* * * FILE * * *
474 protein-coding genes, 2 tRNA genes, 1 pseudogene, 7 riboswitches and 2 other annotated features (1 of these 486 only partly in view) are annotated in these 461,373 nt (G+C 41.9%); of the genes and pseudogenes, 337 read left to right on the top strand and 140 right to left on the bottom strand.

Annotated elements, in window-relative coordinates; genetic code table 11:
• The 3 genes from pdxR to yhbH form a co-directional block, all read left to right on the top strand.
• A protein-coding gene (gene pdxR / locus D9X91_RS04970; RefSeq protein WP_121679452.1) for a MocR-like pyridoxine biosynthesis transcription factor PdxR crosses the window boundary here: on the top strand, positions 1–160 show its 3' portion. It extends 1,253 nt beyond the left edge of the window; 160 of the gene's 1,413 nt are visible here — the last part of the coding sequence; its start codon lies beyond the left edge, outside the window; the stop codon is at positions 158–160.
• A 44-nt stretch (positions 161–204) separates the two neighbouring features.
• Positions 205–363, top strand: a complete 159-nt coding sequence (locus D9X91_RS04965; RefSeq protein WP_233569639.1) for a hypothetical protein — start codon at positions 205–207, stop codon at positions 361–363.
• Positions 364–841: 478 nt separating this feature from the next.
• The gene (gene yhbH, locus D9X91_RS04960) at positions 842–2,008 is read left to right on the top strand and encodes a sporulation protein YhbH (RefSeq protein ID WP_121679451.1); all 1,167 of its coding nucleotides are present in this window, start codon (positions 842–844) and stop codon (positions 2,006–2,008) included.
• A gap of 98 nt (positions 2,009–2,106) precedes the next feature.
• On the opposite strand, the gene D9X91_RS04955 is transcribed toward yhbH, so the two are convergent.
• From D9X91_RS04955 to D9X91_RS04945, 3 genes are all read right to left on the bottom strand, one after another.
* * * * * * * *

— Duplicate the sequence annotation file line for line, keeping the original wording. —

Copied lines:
474 protein-coding genes, 2 tRNA genes, 1 pseudogene, 7 riboswitches and 2 other annotated features (1 of these 486 only partly in view) are annotated in these 461,373 nt (G+C 41.9%); of the genes and pseudogenes, 337 read left to right on the top strand and 140 right to left on the bottom strand.

Annotated elements, in window-relative coordinates; genetic code table 11:
• The 3 genes from pdxR to yhbH form a co-directional block, all read left to right on the top strand.
• A protein-coding gene (gene pdxR / locus D9X91_RS04970; RefSeq protein WP_121679452.1) for a MocR-like pyridoxine biosynthesis transcription factor PdxR crosses the window boundary here: on the top strand, positions 1–160 show its 3' portion. It extends 1,253 nt beyond the left edge of the window; 160 of the gene's 1,413 nt are visible here — the last part of the coding sequence; its start codon lies beyond the left edge, outside the window; the stop codon is at positions 158–160.
• A 44-nt stretch (positions 161–204) separates the two neighbouring features.
• Positions 205–363, top strand: a complete 159-nt coding sequence (locus D9X91_RS04965; RefSeq protein WP_233569639.1) for a hypothetical protein — start codon at positions 205–207, stop codon at positions 361–363.
• Positions 364–841: 478 nt separating this feature from the next.
• The gene (gene yhbH, locus D9X91_RS04960) at positions 842–2,008 is read left to right on the top strand and encodes a sporulation protein YhbH (RefSeq protein ID WP_121679451.1); all 1,167 of its coding nucleotides are present in this window, start codon (positions 842–844) and stop codon (positions 2,006–2,008) included.
• A gap of 98 nt (positions 2,009–2,106) precedes the next feature.
• On the opposite strand, the gene D9X91_RS04955 is transcribed toward yhbH, so the two are convergent.
• From D9X91_RS04955 to D9X91_RS04945, 3 genes are all read right to left on the bottom strand, one after another.